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UiA gets 16.5 million to develop practice placements

The University of Agder will develop new practice placements for healthcare and social work students.

Image of a child and an adult holding hands
The master’s programme in Child Welfare will develop new placement models and new ways of cooperation between state and municipal child welfare services and the University (Photo: Colourbox.com)

This became clear after two research groups at UiA’s child welfare and nursing education were granted funding from the Norwegian Agency for International Cooperation and Quality Enhancement in Higher Education (Diku).

These projects receive funding:

  • ‘Red thread – new placement models for child welfare students’ receives NOK 9,994,183. The project manager is Professor Reidun Follesø at the Department of Sociology and Social Work, Faculty of Social Sciences.
  • ‘Learning environment and supervision in municipal practice placements: New model for strengthened cooperation between nursing students, placement supervisors and practice teachers’ receives NOK 6,502,209. Project manager is Associate Professor Kristine Haddeland at the Department of Health and Nursing Science, Faculty of Health and Sport Sciences.

Diku received 23 applications in total from 13 different educational institutions. 12 of them were approved.

Developing child welfare education programme

Practice placements are included in four years of UiA’s 5-year master’s programme in child welfare.

Professor Reidun Follesø ved Fakultet for samfunnsvitskap

Professor Reidun Follesø at the Department of Sociology and Social Work

“Our main goal is to develop new placement models and new ways of cooperation between state and municipal child welfare services and the University”, says Reidun Follesø.

She stresses that the goal of the project is to educate and train competent child welfare workers. And also improve the supervisory skills in the various municipal institutions that employ our placement students.

 “The focus on skills with regards to encounters between individuals is the thread running through the project, as it does in the master’s programme in child welfare at UiA”, she says.

The project plans to develop an internet resource – Red thread digital book – where students can share experiences.

“The digital book will be a new approach where students collect their learning during the practice placement period. They also improve their skills by sharing their thoughts and experiences from their placement with other students, educators at the university and supervisors at the placement site”, says Follesø.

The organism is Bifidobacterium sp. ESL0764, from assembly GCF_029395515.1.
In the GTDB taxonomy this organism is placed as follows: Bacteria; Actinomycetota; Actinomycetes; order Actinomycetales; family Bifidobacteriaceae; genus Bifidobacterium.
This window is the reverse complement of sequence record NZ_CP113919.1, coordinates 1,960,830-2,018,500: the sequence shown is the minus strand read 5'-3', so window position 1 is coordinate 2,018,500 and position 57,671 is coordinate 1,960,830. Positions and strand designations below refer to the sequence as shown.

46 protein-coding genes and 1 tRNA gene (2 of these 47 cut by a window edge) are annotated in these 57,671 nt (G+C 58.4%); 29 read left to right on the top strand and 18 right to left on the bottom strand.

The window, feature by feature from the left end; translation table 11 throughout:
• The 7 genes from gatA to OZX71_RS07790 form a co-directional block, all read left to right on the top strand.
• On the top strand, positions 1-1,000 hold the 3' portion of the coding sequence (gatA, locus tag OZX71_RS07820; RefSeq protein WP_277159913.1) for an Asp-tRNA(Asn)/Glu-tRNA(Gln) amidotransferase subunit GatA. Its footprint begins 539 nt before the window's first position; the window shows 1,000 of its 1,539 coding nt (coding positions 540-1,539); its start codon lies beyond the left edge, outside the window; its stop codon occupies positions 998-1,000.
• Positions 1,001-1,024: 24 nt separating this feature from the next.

The municipalities of Birkenes, Lillesand and Kristiansand; the child welfare services in the Kristiansand region; Lister child welfare services; and the Norwegian Directorate for Children, Youth and Family Affairs (Bufdir), region south are all partners in the research project.

Practice for nurses

Kristine Haddeland recently defended her PhD and looks forward to working on a new and exciting research project.

“We want to improve the practice placement period for our students and the municipalities that employ them”, Haddeland says.

Lovisenberg Diaconal University College and the municipalities of Arendal, Kristiansand, Åmli and Flekkefjord will be key partners. 

“As an educational institution, we depend on the municipalities to offer placement opportunities for our nursing students”, says Haddeland.

Førsteamanuensis Kristine Haddeland ved Institutt for helse- og sjukepleiarvitskap ved Fakultet for helse- og idrettsvitskap.

Associate Professor Kristine Haddeland at the Department of Health and Nursing Sciences, Faculty of Health and Sport Sciences.

Nationwide practice development

Many of the students in our health and social science educations will end up working in the municipalities after they graduate, but lack of practice placements is often an obstacle. This is the reason why the government has allocated NOK 97 million to projects which contribute to good and relevant practice development in the municipalities.

At UiA, Follesø has already started on her project for students in the child welfare education. Haddeland will start her research project in the spring of 2021. Both are four-year projects, and they will be completed in 2024.